Prof. Mearsheimer belongs to the small band of scholars who are prepared to consider the other side’s viewpoint, such as Stephen Walt and Andrew J. Bacevich. India can boast of very few such, whether on China or Pakistan. Most are paperback pocket editions of the Vulcans; small in vision and slender in knowledge.
This is what Mearsheimer wrote of China specifically: “Why would China feel safe with U.S. forces deployed on its doorstep? Following the logic of the Monroe Doctrine, would not China’s security be better served by pushing the American military out of the Asia-Pacific region? Why should we expect China to act any differently than the United States over the course of its history? Are they more principled than the Americans? More ethical? Are they less nationalistic than the Americans? Less concerned about their survival? They are none of these things, of course, which is why China is likely to imitate the United States and attempt to become a regional hegemon.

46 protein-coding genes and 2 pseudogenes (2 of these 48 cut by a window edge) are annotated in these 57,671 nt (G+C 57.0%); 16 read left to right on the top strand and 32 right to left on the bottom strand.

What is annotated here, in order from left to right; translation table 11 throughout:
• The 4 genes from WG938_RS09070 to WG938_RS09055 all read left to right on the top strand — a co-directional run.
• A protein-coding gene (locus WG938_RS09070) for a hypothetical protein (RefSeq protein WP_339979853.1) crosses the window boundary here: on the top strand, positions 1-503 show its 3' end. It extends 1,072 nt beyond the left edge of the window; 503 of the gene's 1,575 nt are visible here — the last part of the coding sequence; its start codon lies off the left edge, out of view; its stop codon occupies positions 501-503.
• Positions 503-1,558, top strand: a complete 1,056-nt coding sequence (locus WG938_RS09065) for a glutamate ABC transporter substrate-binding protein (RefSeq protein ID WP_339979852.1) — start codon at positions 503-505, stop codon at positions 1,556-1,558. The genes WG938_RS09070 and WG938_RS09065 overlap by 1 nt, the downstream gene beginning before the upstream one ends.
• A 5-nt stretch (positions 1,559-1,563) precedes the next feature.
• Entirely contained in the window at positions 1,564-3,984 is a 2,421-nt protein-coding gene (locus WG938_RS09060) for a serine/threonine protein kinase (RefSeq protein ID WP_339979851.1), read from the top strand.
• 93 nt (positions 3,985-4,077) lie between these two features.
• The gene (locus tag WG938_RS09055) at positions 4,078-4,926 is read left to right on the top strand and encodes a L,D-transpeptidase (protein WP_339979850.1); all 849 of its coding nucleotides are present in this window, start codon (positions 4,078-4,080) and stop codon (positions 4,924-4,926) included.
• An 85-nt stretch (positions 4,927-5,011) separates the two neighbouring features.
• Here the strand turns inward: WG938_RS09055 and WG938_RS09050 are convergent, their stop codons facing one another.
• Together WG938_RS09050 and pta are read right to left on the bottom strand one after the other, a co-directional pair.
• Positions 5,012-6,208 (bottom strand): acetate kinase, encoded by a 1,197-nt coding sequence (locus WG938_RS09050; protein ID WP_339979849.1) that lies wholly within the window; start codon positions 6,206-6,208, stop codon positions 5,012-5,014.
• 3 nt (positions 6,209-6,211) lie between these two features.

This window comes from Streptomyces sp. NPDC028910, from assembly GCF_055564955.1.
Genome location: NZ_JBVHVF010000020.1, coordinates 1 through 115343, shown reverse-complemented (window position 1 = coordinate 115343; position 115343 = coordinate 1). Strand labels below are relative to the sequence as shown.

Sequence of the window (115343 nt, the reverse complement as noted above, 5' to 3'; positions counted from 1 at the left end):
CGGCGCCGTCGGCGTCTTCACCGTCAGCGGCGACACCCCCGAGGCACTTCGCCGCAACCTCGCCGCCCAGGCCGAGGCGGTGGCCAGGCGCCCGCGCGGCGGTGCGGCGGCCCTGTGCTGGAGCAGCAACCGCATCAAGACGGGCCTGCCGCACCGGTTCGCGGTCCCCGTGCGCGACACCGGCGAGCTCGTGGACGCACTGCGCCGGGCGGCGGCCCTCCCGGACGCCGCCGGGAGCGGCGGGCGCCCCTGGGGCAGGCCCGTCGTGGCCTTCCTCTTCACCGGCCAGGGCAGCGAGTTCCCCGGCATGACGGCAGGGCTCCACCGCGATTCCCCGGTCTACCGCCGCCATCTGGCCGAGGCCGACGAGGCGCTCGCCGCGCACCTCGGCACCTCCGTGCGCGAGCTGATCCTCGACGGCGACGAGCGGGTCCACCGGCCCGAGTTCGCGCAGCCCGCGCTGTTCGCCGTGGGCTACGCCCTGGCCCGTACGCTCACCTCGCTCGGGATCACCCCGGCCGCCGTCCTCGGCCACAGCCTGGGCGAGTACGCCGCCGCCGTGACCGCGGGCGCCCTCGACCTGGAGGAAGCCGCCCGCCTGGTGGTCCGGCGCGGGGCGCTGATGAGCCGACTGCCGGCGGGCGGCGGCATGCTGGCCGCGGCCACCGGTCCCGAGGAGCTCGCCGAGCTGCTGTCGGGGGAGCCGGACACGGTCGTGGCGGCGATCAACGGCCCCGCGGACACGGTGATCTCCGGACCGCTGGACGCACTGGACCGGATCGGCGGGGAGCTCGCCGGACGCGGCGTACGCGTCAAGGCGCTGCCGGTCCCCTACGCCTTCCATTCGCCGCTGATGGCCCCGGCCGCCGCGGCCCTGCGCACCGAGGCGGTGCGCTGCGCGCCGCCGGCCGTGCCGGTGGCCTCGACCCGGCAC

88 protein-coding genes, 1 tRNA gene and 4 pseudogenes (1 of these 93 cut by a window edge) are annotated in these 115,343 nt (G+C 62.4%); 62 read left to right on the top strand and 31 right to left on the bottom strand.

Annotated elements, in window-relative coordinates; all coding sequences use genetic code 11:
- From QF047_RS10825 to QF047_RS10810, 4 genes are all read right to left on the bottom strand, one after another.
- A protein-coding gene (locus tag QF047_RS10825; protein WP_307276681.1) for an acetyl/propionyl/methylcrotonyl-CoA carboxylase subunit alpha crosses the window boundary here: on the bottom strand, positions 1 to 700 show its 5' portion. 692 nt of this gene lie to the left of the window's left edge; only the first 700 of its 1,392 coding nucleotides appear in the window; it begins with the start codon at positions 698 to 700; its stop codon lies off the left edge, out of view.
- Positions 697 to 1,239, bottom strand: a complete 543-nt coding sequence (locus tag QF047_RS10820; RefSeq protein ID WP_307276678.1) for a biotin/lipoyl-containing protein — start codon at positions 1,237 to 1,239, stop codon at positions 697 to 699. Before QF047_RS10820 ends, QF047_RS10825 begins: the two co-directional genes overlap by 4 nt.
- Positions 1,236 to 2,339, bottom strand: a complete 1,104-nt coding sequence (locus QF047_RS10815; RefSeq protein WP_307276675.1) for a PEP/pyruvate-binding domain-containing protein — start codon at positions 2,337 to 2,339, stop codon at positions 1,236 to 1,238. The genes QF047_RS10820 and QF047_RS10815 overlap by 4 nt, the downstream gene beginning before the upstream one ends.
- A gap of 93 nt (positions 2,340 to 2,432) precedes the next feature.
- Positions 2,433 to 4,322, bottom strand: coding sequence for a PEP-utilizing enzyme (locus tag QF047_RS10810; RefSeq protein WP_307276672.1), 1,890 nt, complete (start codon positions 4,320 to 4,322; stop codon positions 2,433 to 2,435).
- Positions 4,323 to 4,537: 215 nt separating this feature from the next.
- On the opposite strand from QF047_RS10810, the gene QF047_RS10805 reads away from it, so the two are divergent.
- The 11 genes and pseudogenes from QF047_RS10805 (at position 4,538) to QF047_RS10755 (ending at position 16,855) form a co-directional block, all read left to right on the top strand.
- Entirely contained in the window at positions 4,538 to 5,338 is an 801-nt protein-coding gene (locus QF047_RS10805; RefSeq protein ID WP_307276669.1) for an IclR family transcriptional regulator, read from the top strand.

“And what is the likely American response if China attempts to dominate Asia? It is crystal clear from the historical record that the United States does not tolerate peer competitors. As it demonstrated over the course of the 20th century, it is determined to remain the world’s only regional hegemon. Therefore, the United States can be expected to go to great lengths to contain China and ultimately weaken it to the point where it is no longer a threat to rule the roost in Asia. In essence, the United States is likely to act toward China similar to the way it behaved toward the Soviet Union during the Cold War” —and still does. Witness North Atlantic Treaty Organisation’s (NATO) expansion to the borders of Russia. The Economist quoted a Chinese admiral who likened the American Navy to a man with a criminal record “wandering just outside the gate of a family home” (March 13, 2009). Not long ago, India objected to the presence of the great powers’ navies in the Indian Ocean.